When you think of the best German-made tanks, you think of the Panzerkampfwagen V, the Tiger or Panther tanks. These tanks were among the feared armored vehicles ever to take to the battlefield. These tanks were generally superior to anything made by any of the allied countries during WWII. But the Germans also designed and employed a tiny tank that functioned as a tracked anti-tank weapon operated by remote control with a name that contradicted its small size, the Goliath Tracked Mine., also known as the Leichter Ladungsträger Goliath, or the “beetle tank”!

The Precursor of the RC cars

Remote-controlled cars being used as toys by children across the world today owe something to the Goliath tracked mine vehicle used by the Germans in WWII. In fact, many would argue that these vehicles are responsible for the modern-day RC cars, only without explosives and Soviet tanks to drive it under.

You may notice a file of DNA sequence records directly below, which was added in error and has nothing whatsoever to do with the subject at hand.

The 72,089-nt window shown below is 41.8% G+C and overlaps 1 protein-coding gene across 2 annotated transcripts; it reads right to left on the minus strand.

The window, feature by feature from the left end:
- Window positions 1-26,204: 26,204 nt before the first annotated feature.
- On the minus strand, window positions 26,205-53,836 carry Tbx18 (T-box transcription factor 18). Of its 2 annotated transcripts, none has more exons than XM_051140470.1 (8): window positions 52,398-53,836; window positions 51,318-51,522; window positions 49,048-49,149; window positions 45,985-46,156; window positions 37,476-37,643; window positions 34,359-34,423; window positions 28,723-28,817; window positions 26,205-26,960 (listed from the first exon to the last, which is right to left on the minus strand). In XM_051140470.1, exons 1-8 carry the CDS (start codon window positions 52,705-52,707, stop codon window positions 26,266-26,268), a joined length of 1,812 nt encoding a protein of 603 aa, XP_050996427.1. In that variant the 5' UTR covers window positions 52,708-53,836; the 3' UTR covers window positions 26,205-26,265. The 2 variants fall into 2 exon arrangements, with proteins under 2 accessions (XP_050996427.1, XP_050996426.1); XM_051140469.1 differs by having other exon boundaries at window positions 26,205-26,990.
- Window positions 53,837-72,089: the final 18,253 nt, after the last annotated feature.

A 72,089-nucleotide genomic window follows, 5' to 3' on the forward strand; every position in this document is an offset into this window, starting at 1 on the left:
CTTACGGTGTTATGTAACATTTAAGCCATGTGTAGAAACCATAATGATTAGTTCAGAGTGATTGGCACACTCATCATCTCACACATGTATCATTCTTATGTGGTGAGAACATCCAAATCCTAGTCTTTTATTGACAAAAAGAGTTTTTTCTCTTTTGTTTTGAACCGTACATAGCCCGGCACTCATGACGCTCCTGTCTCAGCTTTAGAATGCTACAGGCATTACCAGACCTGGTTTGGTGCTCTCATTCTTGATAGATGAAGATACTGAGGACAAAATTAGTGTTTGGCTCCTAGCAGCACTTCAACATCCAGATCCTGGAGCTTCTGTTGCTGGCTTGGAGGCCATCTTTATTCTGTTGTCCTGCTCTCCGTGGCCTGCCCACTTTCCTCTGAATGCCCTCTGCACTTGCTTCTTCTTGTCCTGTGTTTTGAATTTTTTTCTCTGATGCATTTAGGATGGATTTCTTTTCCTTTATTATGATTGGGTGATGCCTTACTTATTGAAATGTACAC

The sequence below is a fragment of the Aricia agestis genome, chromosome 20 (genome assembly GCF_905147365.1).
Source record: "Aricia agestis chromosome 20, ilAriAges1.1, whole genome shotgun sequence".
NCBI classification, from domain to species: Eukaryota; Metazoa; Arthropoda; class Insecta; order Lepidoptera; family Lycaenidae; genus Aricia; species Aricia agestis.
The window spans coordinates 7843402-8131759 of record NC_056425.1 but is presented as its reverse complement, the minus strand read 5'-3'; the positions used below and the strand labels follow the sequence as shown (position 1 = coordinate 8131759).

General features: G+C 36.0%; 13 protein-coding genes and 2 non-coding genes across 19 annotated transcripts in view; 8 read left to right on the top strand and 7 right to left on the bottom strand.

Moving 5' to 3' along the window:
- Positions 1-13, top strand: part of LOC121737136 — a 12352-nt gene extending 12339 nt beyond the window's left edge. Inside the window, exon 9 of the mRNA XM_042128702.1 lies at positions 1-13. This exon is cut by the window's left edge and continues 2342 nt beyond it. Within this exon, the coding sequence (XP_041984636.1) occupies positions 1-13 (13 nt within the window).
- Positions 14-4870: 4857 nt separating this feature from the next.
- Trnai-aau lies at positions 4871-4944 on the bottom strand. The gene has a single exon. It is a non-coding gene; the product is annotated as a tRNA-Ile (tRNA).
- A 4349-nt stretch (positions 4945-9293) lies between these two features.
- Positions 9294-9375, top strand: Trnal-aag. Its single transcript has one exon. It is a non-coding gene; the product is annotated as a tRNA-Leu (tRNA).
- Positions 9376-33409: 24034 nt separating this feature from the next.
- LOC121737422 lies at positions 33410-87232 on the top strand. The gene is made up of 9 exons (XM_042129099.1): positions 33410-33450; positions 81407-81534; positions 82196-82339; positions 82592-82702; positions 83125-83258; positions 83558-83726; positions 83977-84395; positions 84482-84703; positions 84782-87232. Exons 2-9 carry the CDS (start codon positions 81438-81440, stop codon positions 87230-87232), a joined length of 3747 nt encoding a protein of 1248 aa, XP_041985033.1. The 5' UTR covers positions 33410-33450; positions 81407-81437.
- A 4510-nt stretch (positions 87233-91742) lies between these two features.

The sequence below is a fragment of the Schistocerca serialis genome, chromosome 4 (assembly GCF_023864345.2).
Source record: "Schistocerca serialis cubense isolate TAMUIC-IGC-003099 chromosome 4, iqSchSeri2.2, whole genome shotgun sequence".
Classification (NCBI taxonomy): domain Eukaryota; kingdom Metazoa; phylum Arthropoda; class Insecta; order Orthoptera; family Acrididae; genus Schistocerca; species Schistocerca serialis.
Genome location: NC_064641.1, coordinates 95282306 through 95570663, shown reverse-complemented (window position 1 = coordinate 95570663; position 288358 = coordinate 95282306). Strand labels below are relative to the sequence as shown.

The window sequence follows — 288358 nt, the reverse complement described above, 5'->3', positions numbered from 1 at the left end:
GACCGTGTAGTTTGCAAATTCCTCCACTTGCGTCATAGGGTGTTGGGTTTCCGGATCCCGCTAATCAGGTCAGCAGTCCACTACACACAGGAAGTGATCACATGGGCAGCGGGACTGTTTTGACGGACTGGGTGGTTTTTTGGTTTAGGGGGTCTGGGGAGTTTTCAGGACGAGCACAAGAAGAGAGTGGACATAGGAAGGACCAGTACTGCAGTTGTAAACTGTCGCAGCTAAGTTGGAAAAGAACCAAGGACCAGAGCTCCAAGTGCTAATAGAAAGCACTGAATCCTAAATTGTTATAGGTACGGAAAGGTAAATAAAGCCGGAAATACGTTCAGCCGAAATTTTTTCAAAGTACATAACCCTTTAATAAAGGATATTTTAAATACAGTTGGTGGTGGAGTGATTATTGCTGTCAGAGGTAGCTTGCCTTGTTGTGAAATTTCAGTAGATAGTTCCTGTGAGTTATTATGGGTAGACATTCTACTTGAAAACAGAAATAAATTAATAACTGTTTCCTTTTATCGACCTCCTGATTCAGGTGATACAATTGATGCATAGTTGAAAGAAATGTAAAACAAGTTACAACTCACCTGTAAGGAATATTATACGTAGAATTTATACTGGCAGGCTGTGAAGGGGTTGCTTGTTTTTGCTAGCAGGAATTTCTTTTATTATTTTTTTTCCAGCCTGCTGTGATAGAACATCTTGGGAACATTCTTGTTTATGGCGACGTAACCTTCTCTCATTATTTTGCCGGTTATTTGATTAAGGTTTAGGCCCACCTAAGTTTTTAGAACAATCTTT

Goliath tracked mine displayed at the Bovington Tank Museum. SkudsCC BY-SA 2.0, via Wikimedia Commons

If you ever had an RC car before, then think of the same principle – only this time the RC car can blow a thirty-ton tank into the air. These Goliaths were made to be a scout of some sort, advancing ahead of the troops to look for mines and destroying highly fortified positions and vehicles so that their troops wouldn’t have to risk their life trying to do so. They evolved into anti-tank weapons to give infantry an effective weapon against Soviet tanks on the Eastern Front.

How Was It Made?

The Goliath isn’t actually the first remote-controlled demolition vehicle used in the war. In World War I, the French actually designed vehicles known as the Crocodile Schneider Torpille Terrestre (or the Torpedo Crocodile Schneider) and the Aubriot-Gabet Torpille Électrique (or the Aubriot-Gabet Electric Torpedo) in 1916.